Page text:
Our resident Saturday & Wednesday Coach and Cyber Security expert Christine gave us this fantastic advice to help us all keep our information safe. Thanks Christine Maxwell!
Cyber security is one of the subjects you hear about in the news a lot. You probably also know someone who has had a problem with a credit card, bank account or social media account being hacked. Did you know you can take some really simple steps to protect yourself and your family?
1. Choose good, complex passwords and think about a few layers of passwords for different services you use. For example, use one really good password for your banking and don't reuse it. Then have good passwords for your email and Facebook accounts. The bad guys will try to get into these accounts to find out about you. Don't make it easy for them. Then have another password(s) for lower risk accounts.
My top tip for passwords is do not use dictionary words (including dictionary words with a number at the end). A bad guy could crack this in less than 20 seconds!!!! You could use a short phrase, first line of a song lyric etc. for example:
60min10kforme, Slj7oaksisfab, Iitmoodfd2 - I'm in the mood for dancing 2
2. Don't click links in phishing emails. Learn how to spot them. Spelling mistakes, sense or urgency and non personalised emails are some signs. If you aren't expecting a package to be delivered why would you click a link telling you that you must urgently pick up your parcel. Banks don't send emails asking you for personal info. Some of the banking phishing emails look very credible.
3. NEVER give your password or PIN to anyone. Even if someone phones you and tells you it's the Serious Organised Crime Agency) who are investigating a crime. They wouldn't do this.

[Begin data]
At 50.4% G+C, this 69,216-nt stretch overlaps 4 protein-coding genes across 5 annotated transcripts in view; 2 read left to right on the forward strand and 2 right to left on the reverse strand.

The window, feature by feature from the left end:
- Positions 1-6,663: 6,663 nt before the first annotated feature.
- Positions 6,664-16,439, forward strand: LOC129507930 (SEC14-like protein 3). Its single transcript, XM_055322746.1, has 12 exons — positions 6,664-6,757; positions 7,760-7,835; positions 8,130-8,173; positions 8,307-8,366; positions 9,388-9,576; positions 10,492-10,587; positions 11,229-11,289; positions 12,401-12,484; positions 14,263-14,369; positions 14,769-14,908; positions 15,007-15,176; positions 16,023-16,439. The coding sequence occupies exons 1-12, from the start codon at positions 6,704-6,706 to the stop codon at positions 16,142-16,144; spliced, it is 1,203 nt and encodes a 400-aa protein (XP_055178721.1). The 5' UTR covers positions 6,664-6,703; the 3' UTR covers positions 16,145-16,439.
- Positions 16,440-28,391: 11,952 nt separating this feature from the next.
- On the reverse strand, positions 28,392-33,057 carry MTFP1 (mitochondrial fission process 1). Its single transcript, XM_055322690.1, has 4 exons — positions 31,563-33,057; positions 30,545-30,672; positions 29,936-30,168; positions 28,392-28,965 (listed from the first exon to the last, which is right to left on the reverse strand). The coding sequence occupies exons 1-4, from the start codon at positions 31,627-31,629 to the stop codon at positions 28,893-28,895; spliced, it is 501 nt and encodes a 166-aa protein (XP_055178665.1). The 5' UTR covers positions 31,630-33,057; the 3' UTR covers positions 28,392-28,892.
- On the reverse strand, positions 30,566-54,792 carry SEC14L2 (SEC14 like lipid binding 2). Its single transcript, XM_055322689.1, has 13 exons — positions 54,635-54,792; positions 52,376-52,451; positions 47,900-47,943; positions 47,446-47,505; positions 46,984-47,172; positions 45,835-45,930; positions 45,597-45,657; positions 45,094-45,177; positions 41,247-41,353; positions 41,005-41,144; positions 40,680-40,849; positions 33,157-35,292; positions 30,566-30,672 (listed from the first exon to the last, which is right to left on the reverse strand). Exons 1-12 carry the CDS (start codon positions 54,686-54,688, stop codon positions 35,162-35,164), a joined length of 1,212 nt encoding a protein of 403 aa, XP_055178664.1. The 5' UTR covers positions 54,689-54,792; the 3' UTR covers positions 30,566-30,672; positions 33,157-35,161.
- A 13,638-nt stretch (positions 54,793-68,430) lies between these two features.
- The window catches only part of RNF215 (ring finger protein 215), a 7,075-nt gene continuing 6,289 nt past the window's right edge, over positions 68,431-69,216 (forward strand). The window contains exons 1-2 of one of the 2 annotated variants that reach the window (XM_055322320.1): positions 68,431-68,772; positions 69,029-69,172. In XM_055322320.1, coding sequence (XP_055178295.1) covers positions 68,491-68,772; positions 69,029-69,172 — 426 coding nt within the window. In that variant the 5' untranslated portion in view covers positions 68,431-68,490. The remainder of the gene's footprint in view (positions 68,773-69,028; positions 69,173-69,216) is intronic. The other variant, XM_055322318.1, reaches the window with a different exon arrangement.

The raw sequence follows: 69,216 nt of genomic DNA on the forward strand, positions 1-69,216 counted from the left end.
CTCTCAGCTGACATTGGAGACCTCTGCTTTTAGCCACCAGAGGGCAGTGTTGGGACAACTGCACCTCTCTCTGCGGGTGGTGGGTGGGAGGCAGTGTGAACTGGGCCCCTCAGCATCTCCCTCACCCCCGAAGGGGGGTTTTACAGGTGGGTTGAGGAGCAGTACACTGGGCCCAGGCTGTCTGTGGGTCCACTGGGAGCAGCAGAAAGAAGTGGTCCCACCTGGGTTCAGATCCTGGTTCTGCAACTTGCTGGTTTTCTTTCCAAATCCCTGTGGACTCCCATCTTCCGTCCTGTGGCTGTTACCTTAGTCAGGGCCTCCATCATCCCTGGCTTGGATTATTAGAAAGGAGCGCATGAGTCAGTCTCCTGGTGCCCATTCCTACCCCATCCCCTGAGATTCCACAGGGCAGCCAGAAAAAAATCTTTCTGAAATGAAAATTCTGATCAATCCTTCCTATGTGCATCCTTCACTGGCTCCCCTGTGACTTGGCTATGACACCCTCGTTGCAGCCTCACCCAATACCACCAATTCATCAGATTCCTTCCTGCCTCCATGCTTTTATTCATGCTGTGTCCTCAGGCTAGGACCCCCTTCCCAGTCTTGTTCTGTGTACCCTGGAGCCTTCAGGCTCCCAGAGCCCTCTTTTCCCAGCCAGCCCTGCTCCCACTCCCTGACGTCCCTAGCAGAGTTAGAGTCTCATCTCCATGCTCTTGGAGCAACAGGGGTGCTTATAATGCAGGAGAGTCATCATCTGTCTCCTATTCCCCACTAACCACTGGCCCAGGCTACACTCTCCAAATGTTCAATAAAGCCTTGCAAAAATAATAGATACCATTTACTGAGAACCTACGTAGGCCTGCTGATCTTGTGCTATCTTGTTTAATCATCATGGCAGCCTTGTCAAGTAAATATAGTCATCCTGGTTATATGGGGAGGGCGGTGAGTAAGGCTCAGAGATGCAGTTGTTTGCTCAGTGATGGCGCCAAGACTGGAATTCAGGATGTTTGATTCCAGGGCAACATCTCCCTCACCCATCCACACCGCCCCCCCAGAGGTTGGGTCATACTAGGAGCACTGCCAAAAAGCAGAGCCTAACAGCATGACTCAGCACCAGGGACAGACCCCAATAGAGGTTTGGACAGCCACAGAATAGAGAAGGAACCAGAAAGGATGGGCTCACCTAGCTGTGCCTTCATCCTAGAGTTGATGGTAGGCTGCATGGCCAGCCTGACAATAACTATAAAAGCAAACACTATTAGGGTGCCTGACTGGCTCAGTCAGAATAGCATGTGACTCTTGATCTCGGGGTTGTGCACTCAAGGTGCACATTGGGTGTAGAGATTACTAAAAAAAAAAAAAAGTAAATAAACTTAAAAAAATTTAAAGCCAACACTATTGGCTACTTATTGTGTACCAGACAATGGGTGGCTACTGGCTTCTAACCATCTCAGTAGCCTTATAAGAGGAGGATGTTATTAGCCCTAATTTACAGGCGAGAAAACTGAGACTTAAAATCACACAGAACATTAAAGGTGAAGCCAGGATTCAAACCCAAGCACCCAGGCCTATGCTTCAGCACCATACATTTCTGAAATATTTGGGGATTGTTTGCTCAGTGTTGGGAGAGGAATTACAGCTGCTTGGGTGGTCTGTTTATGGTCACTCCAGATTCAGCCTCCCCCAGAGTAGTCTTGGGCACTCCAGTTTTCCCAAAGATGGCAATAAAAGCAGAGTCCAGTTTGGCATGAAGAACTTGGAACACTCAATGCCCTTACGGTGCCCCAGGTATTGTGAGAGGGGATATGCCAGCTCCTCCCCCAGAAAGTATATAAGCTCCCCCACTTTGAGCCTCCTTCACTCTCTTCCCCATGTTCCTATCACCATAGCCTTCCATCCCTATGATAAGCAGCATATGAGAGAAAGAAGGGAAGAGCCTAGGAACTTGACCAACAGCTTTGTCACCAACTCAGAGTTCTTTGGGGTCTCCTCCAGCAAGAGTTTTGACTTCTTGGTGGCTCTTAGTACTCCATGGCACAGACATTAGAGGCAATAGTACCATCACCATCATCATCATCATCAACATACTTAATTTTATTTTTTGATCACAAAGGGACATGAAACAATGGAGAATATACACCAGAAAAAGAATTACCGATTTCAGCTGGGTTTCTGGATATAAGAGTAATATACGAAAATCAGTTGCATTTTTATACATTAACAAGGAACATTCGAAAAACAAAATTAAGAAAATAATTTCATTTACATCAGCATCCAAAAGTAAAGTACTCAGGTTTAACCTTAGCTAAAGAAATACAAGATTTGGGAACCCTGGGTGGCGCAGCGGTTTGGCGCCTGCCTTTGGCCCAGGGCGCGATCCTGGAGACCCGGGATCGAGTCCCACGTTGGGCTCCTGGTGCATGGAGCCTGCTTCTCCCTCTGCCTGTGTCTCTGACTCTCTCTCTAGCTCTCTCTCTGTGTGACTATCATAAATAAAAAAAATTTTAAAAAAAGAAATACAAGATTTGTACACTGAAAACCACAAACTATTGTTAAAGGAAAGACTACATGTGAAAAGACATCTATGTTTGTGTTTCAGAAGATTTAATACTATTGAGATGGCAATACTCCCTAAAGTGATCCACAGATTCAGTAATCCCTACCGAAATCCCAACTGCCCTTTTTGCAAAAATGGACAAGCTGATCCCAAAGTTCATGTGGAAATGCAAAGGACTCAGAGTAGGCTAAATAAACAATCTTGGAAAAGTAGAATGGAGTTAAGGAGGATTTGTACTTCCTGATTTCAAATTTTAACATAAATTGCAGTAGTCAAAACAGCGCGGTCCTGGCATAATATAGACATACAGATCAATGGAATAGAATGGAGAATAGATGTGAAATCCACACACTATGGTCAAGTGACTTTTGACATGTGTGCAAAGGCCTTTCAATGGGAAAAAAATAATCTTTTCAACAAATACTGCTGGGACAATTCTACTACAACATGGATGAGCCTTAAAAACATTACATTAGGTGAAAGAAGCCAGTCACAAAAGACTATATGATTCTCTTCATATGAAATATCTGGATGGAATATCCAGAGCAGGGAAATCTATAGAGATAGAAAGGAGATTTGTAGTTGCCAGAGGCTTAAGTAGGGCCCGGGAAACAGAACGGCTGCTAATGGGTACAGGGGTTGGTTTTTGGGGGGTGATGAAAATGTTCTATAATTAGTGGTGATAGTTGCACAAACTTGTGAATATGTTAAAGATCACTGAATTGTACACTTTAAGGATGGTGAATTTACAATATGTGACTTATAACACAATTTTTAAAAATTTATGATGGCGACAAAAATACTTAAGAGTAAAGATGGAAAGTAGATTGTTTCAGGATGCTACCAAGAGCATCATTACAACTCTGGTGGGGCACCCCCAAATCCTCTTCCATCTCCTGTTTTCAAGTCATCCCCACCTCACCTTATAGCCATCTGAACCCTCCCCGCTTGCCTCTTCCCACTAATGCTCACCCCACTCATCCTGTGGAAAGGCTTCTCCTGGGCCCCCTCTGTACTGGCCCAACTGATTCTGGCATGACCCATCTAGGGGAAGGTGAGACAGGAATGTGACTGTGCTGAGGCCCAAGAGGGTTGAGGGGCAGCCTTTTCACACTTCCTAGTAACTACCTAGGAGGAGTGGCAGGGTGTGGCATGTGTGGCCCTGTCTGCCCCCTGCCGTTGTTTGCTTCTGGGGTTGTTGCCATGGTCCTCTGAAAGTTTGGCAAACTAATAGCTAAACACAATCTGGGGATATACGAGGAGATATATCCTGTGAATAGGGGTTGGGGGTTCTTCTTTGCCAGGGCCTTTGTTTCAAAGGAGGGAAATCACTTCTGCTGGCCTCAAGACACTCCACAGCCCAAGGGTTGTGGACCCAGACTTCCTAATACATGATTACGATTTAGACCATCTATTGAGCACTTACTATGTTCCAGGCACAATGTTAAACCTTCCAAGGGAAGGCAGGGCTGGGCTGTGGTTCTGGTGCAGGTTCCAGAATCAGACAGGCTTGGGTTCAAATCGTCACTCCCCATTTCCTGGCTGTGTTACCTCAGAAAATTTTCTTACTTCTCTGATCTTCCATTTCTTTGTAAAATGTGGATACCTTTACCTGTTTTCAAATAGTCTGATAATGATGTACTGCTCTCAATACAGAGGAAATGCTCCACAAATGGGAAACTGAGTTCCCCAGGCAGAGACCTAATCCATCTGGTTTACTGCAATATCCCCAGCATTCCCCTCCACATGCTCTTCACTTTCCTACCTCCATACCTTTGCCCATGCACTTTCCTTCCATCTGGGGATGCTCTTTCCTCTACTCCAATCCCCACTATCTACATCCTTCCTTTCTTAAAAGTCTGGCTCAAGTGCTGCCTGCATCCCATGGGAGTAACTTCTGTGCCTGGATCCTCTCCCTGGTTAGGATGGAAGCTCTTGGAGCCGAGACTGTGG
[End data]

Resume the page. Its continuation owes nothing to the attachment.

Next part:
4. Keep the software on your PC patched. The bad guys know that you ignore the Java and Adobe software upgrade boxes that pop up on your PC. Keep it patched - it won't take long and makes a big difference.
5. While we are on software, you've got a reputable anti virus product installed? There are good free ones out there eg from Microsoft, but some of the less reputable ones are loading malware on to your PC.
6. Tighten up the privacy settings on your Facebook and social media accounts. They don't need to be public. The bad guys love public facebook profiles - it's how they tailor a phishing email to you if they are picking on you. For example, they find out that you've got a son at xyz school from Facebook and then you receive a real looking email from the headteacher at xyz school that your son is very ill and you need to click the link to confirm that you've received the email. Would you click? They know you will.
7. Talk to your kids about this stuff.
Good cyber security behaviours are relatively easy and make a big difference.